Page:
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I feel a little like a screaming sports radio host drunk on recency bias for suggesting this, but Rolex may have just put out its most important limited-edition watch in a very long time. Over the weekend, during the 24 Hours of Le Mans race in France, the Crown dropped a special version of its highly-coveted Rolex Daytona, which pays tribute to both the race’s 100th anniversary and one of the watchmaker’s most prized vintage pieces. Here are three little details that make this watch so special.
The ‘24’ in the 9 o’clock subdial
From a technical standpoint, that small-but-mighty ‘24’ represents the biggest differentiator for this new Rolex. For full context: The Daytona is a chronograph, meaning its subdials are designed to record segments of time the way a stopwatch would. The one at 9 o’clock ticks off the hours and your garden-variety Daytona can handle up to 12 hours. However, that won’t do for a race that’s literally got 24 Hours in the name. So Rolex slightly modified its new movement, which it just remade for a suite of new Daytonas released in March, so that it can track time for a full 24 hours.
Now, most collectors won’t actually need that type of functionality, but these are the types of details that watch lovers go nuts for. Consider the “Zenith” dial Daytonas, which have become collectible in part because a ‘6’ on one of the watch’s subdials is upside down (these are known as “Inverted 6” Daytonas). Much like that swinging ‘6,’ the ‘24’ on this new Daytona signifies not just that this watch is a special edition but that it’s technically superior, too.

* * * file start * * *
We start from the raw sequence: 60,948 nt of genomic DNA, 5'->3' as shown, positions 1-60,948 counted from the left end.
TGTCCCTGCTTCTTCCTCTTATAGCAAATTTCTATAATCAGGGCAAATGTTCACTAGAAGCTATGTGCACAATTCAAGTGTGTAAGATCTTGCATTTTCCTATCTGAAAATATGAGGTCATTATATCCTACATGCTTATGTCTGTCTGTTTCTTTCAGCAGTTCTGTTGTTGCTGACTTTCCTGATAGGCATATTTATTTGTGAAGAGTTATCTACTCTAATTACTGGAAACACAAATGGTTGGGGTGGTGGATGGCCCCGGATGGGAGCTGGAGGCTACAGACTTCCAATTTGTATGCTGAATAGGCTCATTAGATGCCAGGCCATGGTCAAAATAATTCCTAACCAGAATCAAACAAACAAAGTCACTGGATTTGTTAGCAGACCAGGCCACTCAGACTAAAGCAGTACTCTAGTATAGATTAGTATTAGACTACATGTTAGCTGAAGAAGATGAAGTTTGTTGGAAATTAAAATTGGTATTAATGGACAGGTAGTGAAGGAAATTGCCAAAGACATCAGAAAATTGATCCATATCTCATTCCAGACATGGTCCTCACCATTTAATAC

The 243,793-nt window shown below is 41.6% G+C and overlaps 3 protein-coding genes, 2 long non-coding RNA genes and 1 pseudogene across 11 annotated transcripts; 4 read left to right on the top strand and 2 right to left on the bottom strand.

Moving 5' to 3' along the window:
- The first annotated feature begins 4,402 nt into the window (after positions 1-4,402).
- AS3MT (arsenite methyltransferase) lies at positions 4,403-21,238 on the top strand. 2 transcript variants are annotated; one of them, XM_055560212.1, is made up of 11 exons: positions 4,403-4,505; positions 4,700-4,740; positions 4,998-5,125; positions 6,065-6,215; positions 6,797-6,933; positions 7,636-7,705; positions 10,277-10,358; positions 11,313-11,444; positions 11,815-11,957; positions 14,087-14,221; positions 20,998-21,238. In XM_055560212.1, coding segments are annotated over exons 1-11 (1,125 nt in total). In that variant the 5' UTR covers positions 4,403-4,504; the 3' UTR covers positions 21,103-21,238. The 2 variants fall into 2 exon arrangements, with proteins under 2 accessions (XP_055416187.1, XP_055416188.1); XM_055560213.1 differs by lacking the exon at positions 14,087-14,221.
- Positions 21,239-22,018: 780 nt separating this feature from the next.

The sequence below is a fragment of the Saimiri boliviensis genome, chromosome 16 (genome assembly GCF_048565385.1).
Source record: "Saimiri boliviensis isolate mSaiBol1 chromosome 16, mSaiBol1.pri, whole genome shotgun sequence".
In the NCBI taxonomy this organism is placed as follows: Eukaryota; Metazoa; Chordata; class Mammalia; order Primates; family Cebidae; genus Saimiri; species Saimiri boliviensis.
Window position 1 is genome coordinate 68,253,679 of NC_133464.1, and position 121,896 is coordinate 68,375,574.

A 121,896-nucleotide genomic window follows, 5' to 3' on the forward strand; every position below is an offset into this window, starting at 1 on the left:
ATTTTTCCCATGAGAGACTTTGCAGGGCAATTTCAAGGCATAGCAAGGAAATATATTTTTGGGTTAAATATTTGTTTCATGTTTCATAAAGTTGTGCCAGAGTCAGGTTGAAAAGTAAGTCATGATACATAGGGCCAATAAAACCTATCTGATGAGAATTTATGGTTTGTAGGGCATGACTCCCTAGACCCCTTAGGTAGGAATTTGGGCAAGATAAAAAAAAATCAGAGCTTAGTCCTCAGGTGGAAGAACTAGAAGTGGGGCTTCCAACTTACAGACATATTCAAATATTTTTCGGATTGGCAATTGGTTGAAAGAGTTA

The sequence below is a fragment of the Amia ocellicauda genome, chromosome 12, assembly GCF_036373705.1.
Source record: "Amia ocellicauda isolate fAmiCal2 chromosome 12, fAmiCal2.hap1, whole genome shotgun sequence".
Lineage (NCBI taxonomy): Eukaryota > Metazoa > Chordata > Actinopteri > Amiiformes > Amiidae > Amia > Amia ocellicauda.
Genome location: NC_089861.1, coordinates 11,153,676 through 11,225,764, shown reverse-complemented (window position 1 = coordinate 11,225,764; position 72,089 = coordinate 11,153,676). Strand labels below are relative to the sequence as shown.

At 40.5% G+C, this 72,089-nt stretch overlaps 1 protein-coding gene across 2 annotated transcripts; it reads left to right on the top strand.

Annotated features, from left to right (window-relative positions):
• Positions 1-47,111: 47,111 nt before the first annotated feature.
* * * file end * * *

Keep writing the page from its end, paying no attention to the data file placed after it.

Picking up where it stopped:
The nods to Paul Newman
No collector looms larger in vintage Rolex collecting—and watch collecting in general—than Daytona-lover Newman. Two of the actor’s Daytonas sold for $1,079,500 and $1,143,000 just last Friday. This watch features several touches that seem to reference one of Newman’s most-worn watches.
For starters, the dial layout resembles Newman’s famous “Big Red” Daytona, which sold for $5.48 million at auction in 2020. Again, those subdials are an important piece in decoding the magnitude of this new watch. While most modern Daytonas use rings in secondary colors for the subdials, this piece has them in full white. “Standing out against the bright black dial are intense white counters whose graphic design is inspired by a traditional Rolex dial,” Rolex wrote in a statement.
Pay close attention to the font here, too. The retro-looking type doesn’t match what we see on the new Daytonas released in March. Instead, its font is taken directly from the aforementioned “Big Red.” It’s further proof that in watch design as in salad dressing, you can’t go wrong sticking with Newman’s Own. Further tying all these elements together is the fact that Newman participated in the 1979 edition of the 24 Hours of Le Mans race.
Seeing (a little) red
Another standout detail that differentiates this watch from all other Daytonas? The ‘100’ written in red on the bezel. This detail is more straightforward: It marks the100th anniversary of the endurance race in Le Mans—a small, IYKYK touch that instantly grail-ifies this Daytona.
We are in the golden age of special-edition watches. Over the past several years, few models have been more important and sought-after than luxury sport watches like Patek Philippe’s Nautilus and Rolex’s Daytona. Thus far, there’s been perhaps no hotter watch this decade than Patek’s Tiffany-blue dial Nautilus. With this latest Daytona, however, it feels like Rolex has finally released a true contender for that crown. Given its simultaneous nods to the brand’s long history in racing and some of its most coveted vintage watches, this new Daytona feels destined to become one of Rolex’s most coveted modern watches.